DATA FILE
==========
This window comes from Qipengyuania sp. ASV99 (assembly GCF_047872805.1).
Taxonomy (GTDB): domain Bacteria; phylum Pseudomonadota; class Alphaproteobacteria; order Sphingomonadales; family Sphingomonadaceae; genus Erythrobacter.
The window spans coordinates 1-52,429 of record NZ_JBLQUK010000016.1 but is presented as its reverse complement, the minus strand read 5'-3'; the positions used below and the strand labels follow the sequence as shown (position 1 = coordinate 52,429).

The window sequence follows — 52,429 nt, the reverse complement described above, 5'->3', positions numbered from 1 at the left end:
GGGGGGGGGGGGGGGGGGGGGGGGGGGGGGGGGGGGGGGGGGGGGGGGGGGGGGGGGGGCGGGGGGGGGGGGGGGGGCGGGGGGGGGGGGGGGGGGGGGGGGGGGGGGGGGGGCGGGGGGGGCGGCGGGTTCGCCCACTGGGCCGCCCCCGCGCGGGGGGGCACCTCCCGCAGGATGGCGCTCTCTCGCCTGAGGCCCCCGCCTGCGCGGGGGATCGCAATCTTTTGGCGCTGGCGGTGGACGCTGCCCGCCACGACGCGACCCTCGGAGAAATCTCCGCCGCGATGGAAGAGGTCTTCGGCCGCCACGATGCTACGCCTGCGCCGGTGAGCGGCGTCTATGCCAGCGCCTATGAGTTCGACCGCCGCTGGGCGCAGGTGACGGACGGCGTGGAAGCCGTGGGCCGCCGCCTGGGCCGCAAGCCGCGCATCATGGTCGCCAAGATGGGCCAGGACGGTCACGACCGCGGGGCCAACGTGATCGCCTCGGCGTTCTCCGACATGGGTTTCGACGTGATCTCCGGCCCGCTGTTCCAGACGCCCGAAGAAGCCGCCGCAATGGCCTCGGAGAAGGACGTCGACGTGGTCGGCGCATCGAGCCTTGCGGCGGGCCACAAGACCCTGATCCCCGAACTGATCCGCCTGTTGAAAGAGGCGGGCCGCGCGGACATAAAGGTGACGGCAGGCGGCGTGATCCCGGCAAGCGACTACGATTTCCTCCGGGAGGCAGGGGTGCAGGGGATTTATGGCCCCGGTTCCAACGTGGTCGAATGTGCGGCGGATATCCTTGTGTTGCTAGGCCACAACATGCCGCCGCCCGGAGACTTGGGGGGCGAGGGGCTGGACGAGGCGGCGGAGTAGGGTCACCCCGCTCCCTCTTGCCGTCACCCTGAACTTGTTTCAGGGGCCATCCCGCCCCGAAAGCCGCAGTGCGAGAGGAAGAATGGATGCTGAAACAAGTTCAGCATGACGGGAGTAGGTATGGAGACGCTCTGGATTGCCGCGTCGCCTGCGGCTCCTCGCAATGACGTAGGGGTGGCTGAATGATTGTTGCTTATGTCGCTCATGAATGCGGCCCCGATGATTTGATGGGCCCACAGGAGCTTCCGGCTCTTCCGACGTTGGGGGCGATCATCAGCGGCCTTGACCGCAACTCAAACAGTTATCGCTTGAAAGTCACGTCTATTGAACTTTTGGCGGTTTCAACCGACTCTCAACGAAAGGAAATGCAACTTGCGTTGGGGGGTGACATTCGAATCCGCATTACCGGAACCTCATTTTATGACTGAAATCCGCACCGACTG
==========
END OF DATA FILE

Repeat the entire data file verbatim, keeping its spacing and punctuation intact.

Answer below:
This window comes from Qipengyuania sp. ASV99 (assembly GCF_047872805.1).
Taxonomy (GTDB): domain Bacteria; phylum Pseudomonadota; class Alphaproteobacteria; order Sphingomonadales; family Sphingomonadaceae; genus Erythrobacter.
The window spans coordinates 1-52,429 of record NZ_JBLQUK010000016.1 but is presented as its reverse complement, the minus strand read 5'-3'; the positions used below and the strand labels follow the sequence as shown (position 1 = coordinate 52,429).

The window sequence follows — 52,429 nt, the reverse complement described above, 5'->3', positions numbered from 1 at the left end:
GGGGGGGGGGGGGGGGGGGGGGGGGGGGGGGGGGGGGGGGGGGGGGGGGGGGGGGGGGGCGGGGGGGGGGGGGGGGGCGGGGGGGGGGGGGGGGGGGGGGGGGGGGGGGGGGGCGGGGGGGGCGGCGGGTTCGCCCACTGGGCCGCCCCCGCGCGGGGGGGCACCTCCCGCAGGATGGCGCTCTCTCGCCTGAGGCCCCCGCCTGCGCGGGGGATCGCAATCTTTTGGCGCTGGCGGTGGACGCTGCCCGCCACGACGCGACCCTCGGAGAAATCTCCGCCGCGATGGAAGAGGTCTTCGGCCGCCACGATGCTACGCCTGCGCCGGTGAGCGGCGTCTATGCCAGCGCCTATGAGTTCGACCGCCGCTGGGCGCAGGTGACGGACGGCGTGGAAGCCGTGGGCCGCCGCCTGGGCCGCAAGCCGCGCATCATGGTCGCCAAGATGGGCCAGGACGGTCACGACCGCGGGGCCAACGTGATCGCCTCGGCGTTCTCCGACATGGGTTTCGACGTGATCTCCGGCCCGCTGTTCCAGACGCCCGAAGAAGCCGCCGCAATGGCCTCGGAGAAGGACGTCGACGTGGTCGGCGCATCGAGCCTTGCGGCGGGCCACAAGACCCTGATCCCCGAACTGATCCGCCTGTTGAAAGAGGCGGGCCGCGCGGACATAAAGGTGACGGCAGGCGGCGTGATCCCGGCAAGCGACTACGATTTCCTCCGGGAGGCAGGGGTGCAGGGGATTTATGGCCCCGGTTCCAACGTGGTCGAATGTGCGGCGGATATCCTTGTGTTGCTAGGCCACAACATGCCGCCGCCCGGAGACTTGGGGGGCGAGGGGCTGGACGAGGCGGCGGAGTAGGGTCACCCCGCTCCCTCTTGCCGTCACCCTGAACTTGTTTCAGGGGCCATCCCGCCCCGAAAGCCGCAGTGCGAGAGGAAGAATGGATGCTGAAACAAGTTCAGCATGACGGGAGTAGGTATGGAGACGCTCTGGATTGCCGCGTCGCCTGCGGCTCCTCGCAATGACGTAGGGGTGGCTGAATGATTGTTGCTTATGTCGCTCATGAATGCGGCCCCGATGATTTGATGGGCCCACAGGAGCTTCCGGCTCTTCCGACGTTGGGGGCGATCATCAGCGGCCTTGACCGCAACTCAAACAGTTATCGCTTGAAAGTCACGTCTATTGAACTTTTGGCGGTTTCAACCGACTCTCAACGAAAGGAAATGCAACTTGCGTTGGGGGGTGACATTCGAATCCGCATTACCGGAACCTCATTTTATGACTGAAATCCGCACCGACTG